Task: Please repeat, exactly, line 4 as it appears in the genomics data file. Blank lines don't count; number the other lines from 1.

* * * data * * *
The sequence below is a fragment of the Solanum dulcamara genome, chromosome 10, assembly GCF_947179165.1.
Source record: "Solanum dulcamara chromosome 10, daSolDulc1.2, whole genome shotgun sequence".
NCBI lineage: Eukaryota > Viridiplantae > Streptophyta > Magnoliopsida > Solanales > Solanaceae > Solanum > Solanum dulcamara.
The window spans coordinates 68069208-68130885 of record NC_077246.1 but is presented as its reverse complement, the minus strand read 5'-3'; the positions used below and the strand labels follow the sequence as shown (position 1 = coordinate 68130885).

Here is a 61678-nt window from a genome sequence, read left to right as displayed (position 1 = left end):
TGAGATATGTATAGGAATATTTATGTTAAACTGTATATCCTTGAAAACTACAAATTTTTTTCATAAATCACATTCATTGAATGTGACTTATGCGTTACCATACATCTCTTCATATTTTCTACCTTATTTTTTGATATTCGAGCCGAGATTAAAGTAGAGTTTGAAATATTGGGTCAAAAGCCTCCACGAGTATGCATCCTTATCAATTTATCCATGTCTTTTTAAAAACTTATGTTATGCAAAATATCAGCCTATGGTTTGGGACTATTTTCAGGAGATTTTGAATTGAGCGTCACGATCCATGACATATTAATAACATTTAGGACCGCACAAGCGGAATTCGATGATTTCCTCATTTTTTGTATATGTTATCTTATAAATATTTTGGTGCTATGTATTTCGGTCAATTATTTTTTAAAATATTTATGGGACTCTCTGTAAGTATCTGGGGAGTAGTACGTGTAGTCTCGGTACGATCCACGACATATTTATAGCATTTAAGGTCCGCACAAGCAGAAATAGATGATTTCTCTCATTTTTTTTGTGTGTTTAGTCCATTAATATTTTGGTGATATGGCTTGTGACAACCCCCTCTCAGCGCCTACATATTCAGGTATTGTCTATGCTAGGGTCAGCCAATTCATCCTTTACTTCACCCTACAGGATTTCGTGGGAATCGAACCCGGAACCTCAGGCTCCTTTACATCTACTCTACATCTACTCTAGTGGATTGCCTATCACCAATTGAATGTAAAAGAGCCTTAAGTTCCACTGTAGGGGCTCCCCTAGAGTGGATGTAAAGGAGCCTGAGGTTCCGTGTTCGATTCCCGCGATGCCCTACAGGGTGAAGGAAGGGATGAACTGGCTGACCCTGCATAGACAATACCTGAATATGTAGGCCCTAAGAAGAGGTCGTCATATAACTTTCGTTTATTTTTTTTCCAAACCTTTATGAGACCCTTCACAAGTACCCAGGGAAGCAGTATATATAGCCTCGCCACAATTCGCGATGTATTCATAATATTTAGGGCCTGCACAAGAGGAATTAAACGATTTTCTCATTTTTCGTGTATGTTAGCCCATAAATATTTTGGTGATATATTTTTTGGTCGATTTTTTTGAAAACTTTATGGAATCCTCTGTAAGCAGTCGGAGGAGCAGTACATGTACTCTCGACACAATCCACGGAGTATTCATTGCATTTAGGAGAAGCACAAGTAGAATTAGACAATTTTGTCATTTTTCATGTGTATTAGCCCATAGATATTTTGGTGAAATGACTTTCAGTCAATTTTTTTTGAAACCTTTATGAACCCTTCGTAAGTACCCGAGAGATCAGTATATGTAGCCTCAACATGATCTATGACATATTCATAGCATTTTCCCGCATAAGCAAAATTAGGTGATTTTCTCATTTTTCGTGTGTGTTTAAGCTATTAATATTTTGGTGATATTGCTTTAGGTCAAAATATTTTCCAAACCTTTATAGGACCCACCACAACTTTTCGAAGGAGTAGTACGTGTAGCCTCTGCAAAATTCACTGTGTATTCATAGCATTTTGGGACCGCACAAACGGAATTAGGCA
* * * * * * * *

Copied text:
The window spans coordinates 68069208-68130885 of record NC_077246.1 but is presented as its reverse complement, the minus strand read 5'-3'; the positions used below and the strand labels follow the sequence as shown (position 1 = coordinate 68130885).